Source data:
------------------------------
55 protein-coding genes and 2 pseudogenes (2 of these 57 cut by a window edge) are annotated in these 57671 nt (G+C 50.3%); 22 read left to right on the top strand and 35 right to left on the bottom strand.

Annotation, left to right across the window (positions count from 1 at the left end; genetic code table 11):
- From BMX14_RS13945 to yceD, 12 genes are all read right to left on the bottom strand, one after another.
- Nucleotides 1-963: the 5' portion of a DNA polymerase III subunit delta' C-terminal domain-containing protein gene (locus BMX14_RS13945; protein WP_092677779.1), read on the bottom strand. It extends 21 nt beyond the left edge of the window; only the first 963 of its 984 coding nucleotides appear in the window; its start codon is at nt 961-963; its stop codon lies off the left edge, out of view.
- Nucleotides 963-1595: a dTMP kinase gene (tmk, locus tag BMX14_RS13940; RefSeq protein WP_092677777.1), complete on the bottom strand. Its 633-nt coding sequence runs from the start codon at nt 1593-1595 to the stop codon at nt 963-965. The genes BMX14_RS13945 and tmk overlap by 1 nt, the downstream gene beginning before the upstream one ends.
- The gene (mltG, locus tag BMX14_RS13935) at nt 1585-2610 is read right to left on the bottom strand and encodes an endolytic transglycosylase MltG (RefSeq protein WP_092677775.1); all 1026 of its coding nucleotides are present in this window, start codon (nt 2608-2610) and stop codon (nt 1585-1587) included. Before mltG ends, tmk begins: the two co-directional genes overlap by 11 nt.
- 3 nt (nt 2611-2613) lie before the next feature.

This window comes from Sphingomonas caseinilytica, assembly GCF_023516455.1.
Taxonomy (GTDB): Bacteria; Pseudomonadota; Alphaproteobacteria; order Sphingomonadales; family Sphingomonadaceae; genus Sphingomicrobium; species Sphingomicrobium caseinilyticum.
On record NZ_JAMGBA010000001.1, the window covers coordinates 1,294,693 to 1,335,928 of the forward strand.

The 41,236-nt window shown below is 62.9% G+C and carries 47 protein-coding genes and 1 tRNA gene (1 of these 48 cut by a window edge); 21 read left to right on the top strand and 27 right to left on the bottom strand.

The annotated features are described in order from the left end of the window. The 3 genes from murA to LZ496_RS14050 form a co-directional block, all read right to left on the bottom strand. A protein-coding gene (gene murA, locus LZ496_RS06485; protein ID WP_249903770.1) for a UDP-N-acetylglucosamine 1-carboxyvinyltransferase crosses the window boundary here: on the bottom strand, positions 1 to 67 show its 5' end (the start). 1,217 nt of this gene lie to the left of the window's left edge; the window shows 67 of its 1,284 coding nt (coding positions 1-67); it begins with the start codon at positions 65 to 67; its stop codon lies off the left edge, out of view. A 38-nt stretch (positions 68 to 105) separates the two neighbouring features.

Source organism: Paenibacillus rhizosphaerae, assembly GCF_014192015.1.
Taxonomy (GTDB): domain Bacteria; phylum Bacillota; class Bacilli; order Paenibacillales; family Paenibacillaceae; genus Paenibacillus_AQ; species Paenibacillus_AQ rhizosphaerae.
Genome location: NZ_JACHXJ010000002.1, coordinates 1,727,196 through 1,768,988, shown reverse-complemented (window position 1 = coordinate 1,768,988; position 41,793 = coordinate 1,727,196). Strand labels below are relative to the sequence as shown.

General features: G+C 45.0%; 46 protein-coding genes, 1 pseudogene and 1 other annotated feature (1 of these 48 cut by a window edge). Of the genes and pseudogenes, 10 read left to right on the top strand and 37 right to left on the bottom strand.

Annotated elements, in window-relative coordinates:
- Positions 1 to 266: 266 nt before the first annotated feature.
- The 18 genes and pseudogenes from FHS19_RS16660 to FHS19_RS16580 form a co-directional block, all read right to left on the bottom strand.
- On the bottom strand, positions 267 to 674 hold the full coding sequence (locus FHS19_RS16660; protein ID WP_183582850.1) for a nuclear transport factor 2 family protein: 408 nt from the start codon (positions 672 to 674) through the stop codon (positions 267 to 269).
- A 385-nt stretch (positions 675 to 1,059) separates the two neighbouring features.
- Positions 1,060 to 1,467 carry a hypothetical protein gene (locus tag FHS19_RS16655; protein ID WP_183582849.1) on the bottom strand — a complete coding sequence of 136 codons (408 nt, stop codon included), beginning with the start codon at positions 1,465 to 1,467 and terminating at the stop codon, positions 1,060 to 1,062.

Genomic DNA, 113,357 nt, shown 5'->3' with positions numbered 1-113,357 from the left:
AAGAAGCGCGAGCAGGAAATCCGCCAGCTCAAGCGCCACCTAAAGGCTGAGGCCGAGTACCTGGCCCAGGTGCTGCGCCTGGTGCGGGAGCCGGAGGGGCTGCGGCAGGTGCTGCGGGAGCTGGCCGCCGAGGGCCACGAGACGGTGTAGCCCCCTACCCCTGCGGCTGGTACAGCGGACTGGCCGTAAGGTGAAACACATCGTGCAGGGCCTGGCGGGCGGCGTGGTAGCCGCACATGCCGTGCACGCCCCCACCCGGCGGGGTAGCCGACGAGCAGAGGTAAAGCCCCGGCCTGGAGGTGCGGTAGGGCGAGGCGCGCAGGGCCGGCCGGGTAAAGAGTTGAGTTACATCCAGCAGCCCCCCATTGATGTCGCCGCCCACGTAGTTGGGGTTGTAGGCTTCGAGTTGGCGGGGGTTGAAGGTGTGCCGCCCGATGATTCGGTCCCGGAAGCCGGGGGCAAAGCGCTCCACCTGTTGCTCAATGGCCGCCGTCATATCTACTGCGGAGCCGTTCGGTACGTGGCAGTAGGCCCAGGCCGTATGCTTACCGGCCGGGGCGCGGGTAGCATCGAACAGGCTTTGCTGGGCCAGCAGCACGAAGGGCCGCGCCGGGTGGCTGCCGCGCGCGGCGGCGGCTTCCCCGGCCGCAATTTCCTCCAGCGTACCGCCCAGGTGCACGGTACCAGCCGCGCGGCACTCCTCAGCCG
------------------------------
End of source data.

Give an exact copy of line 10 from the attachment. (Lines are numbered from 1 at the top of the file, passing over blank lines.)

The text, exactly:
On record NZ_JAMGBA010000001.1, the window covers coordinates 1,294,693 to 1,335,928 of the forward strand.